First Rank is a fortnightly term-time newsletter for everyone interested in chess for education. In this newsletter, we report on an early summer online chess camp and we continue our series on chess in Spain by taking a look at qualifications for sports trainers – which includes chess! You’ll find some new features of Lichess and of course, there is an anecdote, a tactical (but slightly different) exercise and the training course calendar.

Online Chess Camps

On May 30-31 ChessPlus, in conjunction with the European Chess Union, offered an online camp for children aged 9-16 to develop their chess with two of the top trainers in Europe, Jesper Hall and Jop Delemarre. The intensive two-day camp was successful on all measures – the children were happy, they learned a lot and got to play against one of the greatest players in the world, Judit Polgár. These exceptional 34 children from 14 countries were divided into two sections: promising (up to 1600 ELO) and talented (up to 2300 ELO). They had lectures, exercises, practice games and a masterclass. The children included the winners of the age group sections both boys and girls from the European junior online championships. The standard was very high and no doubt future champions will emerge from the group.


The format worked so well we plan new camps at the end of June. Pre-register

Chess in Schools in Spain
A strong plea from chess journalist Leontxo García to introduce chess in schools.  Video (Spanish with subtitles) from El País, the leading Spanish newspaper.

Chess Teacher Training in Spain

Pep Suárez, a leader of chess education in Spain explains the structure of teacher training within the Spanish Chess Federation (FEDA).

Chess is taught as an official sport in Spain. The courses allow for different levels depending upon your goals. If you want to teach competitive chess, you have to master subjects that are clearly defined in the Official Gazette. There are three levels for all sports including chess. To receive remuneration from the State as a chess teacher you should be officially recognised with the title “Sports Technician” (técnico deportivo’) with the specialisation “chess” (ajedrez).

As recognised by the Spanish Parliament, chess can be an educational tool of the first order. The role of the teacher in the educational process represents the vital element which will influence the future generation. There is provision for those who wish to use chess as a pedagogical tool in schools.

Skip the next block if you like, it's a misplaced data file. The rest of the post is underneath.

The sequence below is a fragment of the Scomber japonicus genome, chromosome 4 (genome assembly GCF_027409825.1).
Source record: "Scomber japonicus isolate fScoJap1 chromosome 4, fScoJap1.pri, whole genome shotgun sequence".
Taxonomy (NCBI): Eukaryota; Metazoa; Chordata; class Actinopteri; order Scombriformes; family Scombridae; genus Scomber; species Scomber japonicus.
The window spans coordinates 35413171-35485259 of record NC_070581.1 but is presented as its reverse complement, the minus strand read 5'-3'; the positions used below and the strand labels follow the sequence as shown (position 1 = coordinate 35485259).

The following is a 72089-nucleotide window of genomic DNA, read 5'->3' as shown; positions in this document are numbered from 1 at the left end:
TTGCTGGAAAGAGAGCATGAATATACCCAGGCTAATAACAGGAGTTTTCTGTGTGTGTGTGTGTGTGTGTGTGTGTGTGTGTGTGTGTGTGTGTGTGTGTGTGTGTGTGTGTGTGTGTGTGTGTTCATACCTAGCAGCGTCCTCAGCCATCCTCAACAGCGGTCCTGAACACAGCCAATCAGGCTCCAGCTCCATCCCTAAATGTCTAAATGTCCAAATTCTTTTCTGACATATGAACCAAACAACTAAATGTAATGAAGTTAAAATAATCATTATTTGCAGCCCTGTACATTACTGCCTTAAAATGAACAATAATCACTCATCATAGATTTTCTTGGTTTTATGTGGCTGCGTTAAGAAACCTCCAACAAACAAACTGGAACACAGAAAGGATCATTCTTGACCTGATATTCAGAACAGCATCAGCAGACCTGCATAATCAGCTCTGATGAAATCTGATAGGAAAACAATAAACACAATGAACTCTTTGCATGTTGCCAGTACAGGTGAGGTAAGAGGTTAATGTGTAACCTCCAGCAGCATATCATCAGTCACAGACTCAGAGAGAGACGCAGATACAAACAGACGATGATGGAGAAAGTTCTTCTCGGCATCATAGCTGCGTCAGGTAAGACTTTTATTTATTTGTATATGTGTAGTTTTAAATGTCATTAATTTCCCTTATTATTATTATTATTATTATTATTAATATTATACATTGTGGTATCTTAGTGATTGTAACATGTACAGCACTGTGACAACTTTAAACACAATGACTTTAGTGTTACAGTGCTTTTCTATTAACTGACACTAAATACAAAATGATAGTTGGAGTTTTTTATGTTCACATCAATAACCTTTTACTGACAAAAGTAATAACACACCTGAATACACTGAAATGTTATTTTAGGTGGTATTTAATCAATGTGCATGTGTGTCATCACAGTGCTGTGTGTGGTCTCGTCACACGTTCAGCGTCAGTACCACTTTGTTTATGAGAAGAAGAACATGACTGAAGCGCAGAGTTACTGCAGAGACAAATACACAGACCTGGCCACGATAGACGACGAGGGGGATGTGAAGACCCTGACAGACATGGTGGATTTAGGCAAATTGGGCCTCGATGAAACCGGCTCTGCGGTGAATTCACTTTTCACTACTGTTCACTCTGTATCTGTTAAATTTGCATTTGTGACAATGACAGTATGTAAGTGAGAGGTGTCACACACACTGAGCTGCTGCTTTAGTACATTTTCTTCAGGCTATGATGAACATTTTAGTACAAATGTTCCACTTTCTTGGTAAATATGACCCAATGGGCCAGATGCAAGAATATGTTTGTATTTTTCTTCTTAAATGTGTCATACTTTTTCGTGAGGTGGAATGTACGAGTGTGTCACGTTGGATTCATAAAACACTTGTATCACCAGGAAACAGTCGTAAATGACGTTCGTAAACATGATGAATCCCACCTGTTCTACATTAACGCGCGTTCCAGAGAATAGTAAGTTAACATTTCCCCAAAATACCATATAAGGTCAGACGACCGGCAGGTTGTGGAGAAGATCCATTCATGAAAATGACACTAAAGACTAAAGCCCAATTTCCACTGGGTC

FEDA – in collaboration with regional educational authorities – has developed additional courses for teachers regarding didactical methods for teaching chess. The experiences in many different regions of Spain both by teaching staff and teaching assistants have shown very promising results.

These courses are now also available online using learning platforms such as Moodle. These allow learners to proceed at their own pace whilst the trainers can monitor their progress. Great importance is placed on obtaining feedback from the teachers during their training.

What to Do in a Lichess Classroom?

Last week, you saw how to create a Classroom, but what can you do with it?

First, your students have to confirm your invitation. They will have a notification (the bell next to their name, at the top, right) and by clicking on it, they can either accept or decline it. Of course, who doesn’t want to learn chess? And who doesn’t want to have chess lessons from you? Every student will accept your invitation!

Fine, now you’ll see all your students listed in the ‘Overview’ tab. There is also information on their blitz-bullet-rapid games, the number of games they played, the puzzles they solved and their activity on Lichess.

Do you want to send them messages or exercises? Click on the ‘News’ tab and ‘Notify all students’ to write your messages or put links to your exercises.

Lichess screen-clip

The tab ‘Progress’ is important: you’ll find detailed information on each student’s progress (see ScaryChicken in the example, who lost some points in the Blitz-rating last week). In addition, when you click on the student’s name, you’ll find all information a teacher or coach needs to help them progress. Under ‘Profile’ you have access to all their games and needless to say what you can do with the ‘Message’ tab. Now differentiation within your class group will now be easy!

Anecdote of the Week

Curious Chess Books – 1

No, this is not a new item: we won’t start book reviews in this newsletter, but we would nevertheless like to present you strange book stories

Franz Gutmayer (1857-1937): Der Weg zur Meisterschaft , book